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Adult plant resistance to stem rust (Puccinia graminis f. sp. tritici) in Pakistani advanced lines and wheat varieties

Author: Rehman, M.U.
Author: Gale, S.
Author: Brown-Guedira, G.
Author: Jin, Y.
Author: Marshall, D.
Author: Whitcher, L.W.
Author: Williamson, S.
Author: Rouse, M.N.
Author: Bhavani, S.
Author: Hussain, M.
Author: Ahmad, G.
Author: Hussain, M.
Author: Mehboob Ali Sial
Author: Mirza, J.I.
Author: Rauf, Y.
Author: Rattu, A.R.
Author: Qamar, M.
Author: Khanzada, K.A.
Author: Munir, A.
Author: Ward, R.W.
Author: Singh, R.P.
Author: Braun, H.J.
Author: Imtiaz, M.
Year: 2018
ISSN: 1835-2707
ISSN: ISSN: 1835-2693
ISSN: ESSN: 1835-2707
Abstract: After decades of effective wheat stem rust control, due mainly to use of the Sr31 resistance gene in wheat, as of the early 2000s new virulent strains of the stem rust fungus, especially the Ug99 or the TTKSK races, are spreading and overcoming the resistance of commercial varieties worldwide, including the Sr24 and Sr36 resistance genes in Kenya. To address this, researchers are working to identify new resistance sources and to develop and release new high-yielding, resistant and adapted varieties. In this study we evaluated 707 advanced spring wheat lines and varieties for adult plant resistance (APR) to stem rust at the Njoro research station of the Kenya Agricultural & Livestock Research Organization, using a modified Cobb’s scale, and for seedling resistance at the Cereal Disease Laboratory (CDL), University of Minnesota, using the 0-4 Stakman et al. (1962) scale. We found 101 lines that showed APR and, through molecular marker analysis, identified 18 lines carrying the stem rust resistance marker allele for the Sr25/Lr19 gene. Of these 18 lines, 11 were resistant to Ug99 at both the seedling and adult stages and 7 were susceptible at the seedling stage, showing infection type (IT) 3 to 4, and moderately susceptible at the adult plant stage. Another 20 lines were resistant at all stages of development, without Sr25/Lr19 marker allele indicated the possibility of carrying other genes for stem rust resistance. We shared the results with national program breeders and scientists in Pakistan to facilitate the use of resistant lines in crossing programs and enhance stem rust resistance in candidate wheat varieties. As a result number of lines resistant to Ug99/ and its variants (TTKSK, TTKST) have been identified and released as commercial varieties, including NR-397 (Pakistan-2013) and NR-356 (NARC-2011).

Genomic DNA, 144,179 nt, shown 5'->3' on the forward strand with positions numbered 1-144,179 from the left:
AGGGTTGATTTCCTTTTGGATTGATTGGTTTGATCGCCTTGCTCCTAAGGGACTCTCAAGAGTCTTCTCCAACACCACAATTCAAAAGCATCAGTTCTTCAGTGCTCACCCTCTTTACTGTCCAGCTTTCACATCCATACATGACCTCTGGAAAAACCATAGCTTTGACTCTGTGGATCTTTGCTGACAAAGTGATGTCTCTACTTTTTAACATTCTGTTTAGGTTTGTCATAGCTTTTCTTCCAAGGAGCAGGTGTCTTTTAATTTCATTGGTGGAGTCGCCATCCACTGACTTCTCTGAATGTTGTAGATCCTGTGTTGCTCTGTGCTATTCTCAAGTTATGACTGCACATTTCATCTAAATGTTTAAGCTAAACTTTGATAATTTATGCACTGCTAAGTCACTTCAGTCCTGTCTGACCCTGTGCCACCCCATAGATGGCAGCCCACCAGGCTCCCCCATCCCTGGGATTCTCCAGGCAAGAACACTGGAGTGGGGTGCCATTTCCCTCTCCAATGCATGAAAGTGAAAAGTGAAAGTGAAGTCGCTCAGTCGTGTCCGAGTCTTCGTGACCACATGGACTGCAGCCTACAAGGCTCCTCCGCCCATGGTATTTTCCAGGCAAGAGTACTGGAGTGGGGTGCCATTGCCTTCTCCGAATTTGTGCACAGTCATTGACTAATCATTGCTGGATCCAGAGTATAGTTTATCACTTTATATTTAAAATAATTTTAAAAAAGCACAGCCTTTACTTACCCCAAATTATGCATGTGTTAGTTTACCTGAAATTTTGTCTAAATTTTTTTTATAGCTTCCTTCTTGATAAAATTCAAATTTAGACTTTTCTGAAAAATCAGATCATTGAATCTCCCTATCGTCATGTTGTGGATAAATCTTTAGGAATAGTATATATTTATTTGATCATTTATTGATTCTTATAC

Format: PDF
Language: English
Publisher: Southern Cross Publishing-Australia
Publisher: Southern Cross Publishing Group
Copyright: CIMMYT manages Intellectual Assets as International Public Goods. The user is free to download, print, store and share this work. In case you want to translate or create any other derivative work and share or distribute such translation/derivative work, please contact indicating the work you want to use and the kind of use you intend; CIMMYT will contact you with the sutable license for that purpose.
Type: Article
Place of Publication: Australia
Pages: 1633-1639
Issue: 10
Volume: 12
DOI: 10.21475/ajcs.18.12.10.p1226
Keywords: Disease Severity
Keywords: Race Non-Specific Resistance
Keywords: Ug99
Keywords: Wheat Rust
Journal: Australian Journal of Crop Science

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  • Wheat
    Wheat - breeding, phytopathology, physiology, quality, biotech

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